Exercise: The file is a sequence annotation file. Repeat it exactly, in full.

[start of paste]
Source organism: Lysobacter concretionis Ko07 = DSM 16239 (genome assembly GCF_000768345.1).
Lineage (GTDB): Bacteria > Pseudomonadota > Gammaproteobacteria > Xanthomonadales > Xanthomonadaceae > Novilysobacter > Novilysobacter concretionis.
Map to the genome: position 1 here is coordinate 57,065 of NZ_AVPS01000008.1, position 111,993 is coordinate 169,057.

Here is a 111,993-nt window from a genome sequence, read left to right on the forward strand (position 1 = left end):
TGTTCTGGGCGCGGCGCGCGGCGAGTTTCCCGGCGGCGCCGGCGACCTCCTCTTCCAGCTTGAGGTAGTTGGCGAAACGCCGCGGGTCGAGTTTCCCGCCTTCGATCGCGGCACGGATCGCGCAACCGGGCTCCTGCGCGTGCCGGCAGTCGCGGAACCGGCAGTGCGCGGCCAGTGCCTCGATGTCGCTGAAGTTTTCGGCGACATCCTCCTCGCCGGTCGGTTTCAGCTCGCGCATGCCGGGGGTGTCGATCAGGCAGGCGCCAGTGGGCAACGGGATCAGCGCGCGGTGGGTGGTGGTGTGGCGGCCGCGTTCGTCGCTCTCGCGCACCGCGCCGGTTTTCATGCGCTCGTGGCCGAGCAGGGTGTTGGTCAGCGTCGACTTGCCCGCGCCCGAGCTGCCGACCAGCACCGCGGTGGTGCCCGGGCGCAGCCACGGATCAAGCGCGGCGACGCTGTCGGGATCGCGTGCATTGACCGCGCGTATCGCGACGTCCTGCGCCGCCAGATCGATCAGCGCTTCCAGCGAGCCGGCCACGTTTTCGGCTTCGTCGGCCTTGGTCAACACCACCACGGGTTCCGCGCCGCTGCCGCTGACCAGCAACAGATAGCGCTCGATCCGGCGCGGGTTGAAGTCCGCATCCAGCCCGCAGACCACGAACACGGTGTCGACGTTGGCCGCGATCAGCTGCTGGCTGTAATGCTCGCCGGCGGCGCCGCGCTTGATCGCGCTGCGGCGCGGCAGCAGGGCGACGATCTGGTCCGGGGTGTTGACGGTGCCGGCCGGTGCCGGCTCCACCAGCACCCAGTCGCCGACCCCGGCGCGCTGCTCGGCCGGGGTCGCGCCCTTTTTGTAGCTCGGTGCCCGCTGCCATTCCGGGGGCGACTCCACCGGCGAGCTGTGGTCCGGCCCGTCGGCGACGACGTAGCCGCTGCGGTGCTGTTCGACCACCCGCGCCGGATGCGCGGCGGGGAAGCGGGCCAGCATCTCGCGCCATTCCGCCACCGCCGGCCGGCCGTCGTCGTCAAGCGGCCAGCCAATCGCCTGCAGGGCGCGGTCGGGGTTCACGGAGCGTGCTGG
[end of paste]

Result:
Source organism: Lysobacter concretionis Ko07 = DSM 16239 (genome assembly GCF_000768345.1).
Lineage (GTDB): Bacteria > Pseudomonadota > Gammaproteobacteria > Xanthomonadales > Xanthomonadaceae > Novilysobacter > Novilysobacter concretionis.
Map to the genome: position 1 here is coordinate 57,065 of NZ_AVPS01000008.1, position 111,993 is coordinate 169,057.

Here is a 111,993-nt window from a genome sequence, read left to right on the forward strand (position 1 = left end):
TGTTCTGGGCGCGGCGCGCGGCGAGTTTCCCGGCGGCGCCGGCGACCTCCTCTTCCAGCTTGAGGTAGTTGGCGAAACGCCGCGGGTCGAGTTTCCCGCCTTCGATCGCGGCACGGATCGCGCAACCGGGCTCCTGCGCGTGCCGGCAGTCGCGGAACCGGCAGTGCGCGGCCAGTGCCTCGATGTCGCTGAAGTTTTCGGCGACATCCTCCTCGCCGGTCGGTTTCAGCTCGCGCATGCCGGGGGTGTCGATCAGGCAGGCGCCAGTGGGCAACGGGATCAGCGCGCGGTGGGTGGTGGTGTGGCGGCCGCGTTCGTCGCTCTCGCGCACCGCGCCGGTTTTCATGCGCTCGTGGCCGAGCAGGGTGTTGGTCAGCGTCGACTTGCCCGCGCCCGAGCTGCCGACCAGCACCGCGGTGGTGCCCGGGCGCAGCCACGGATCAAGCGCGGCGACGCTGTCGGGATCGCGTGCATTGACCGCGCGTATCGCGACGTCCTGCGCCGCCAGATCGATCAGCGCTTCCAGCGAGCCGGCCACGTTTTCGGCTTCGTCGGCCTTGGTCAACACCACCACGGGTTCCGCGCCGCTGCCGCTGACCAGCAACAGATAGCGCTCGATCCGGCGCGGGTTGAAGTCCGCATCCAGCCCGCAGACCACGAACACGGTGTCGACGTTGGCCGCGATCAGCTGCTGGCTGTAATGCTCGCCGGCGGCGCCGCGCTTGATCGCGCTGCGGCGCGGCAGCAGGGCGACGATCTGGTCCGGGGTGTTGACGGTGCCGGCCGGTGCCGGCTCCACCAGCACCCAGTCGCCGACCCCGGCGCGCTGCTCGGCCGGGGTCGCGCCCTTTTTGTAGCTCGGTGCCCGCTGCCATTCCGGGGGCGACTCCACCGGCGAGCTGTGGTCCGGCCCGTCGGCGACGACGTAGCCGCTGCGGTGCTGTTCGACCACCCGCGCCGGATGCGCGGCGGGGAAGCGGGCCAGCATCTCGCGCCATTCCGCCACCGCCGGCCGGCCGTCGTCGTCAAGCGGCCAGCCAATCGCCTGCAGGGCGCGGTCGGGGTTCACGGAGCGTGCTGG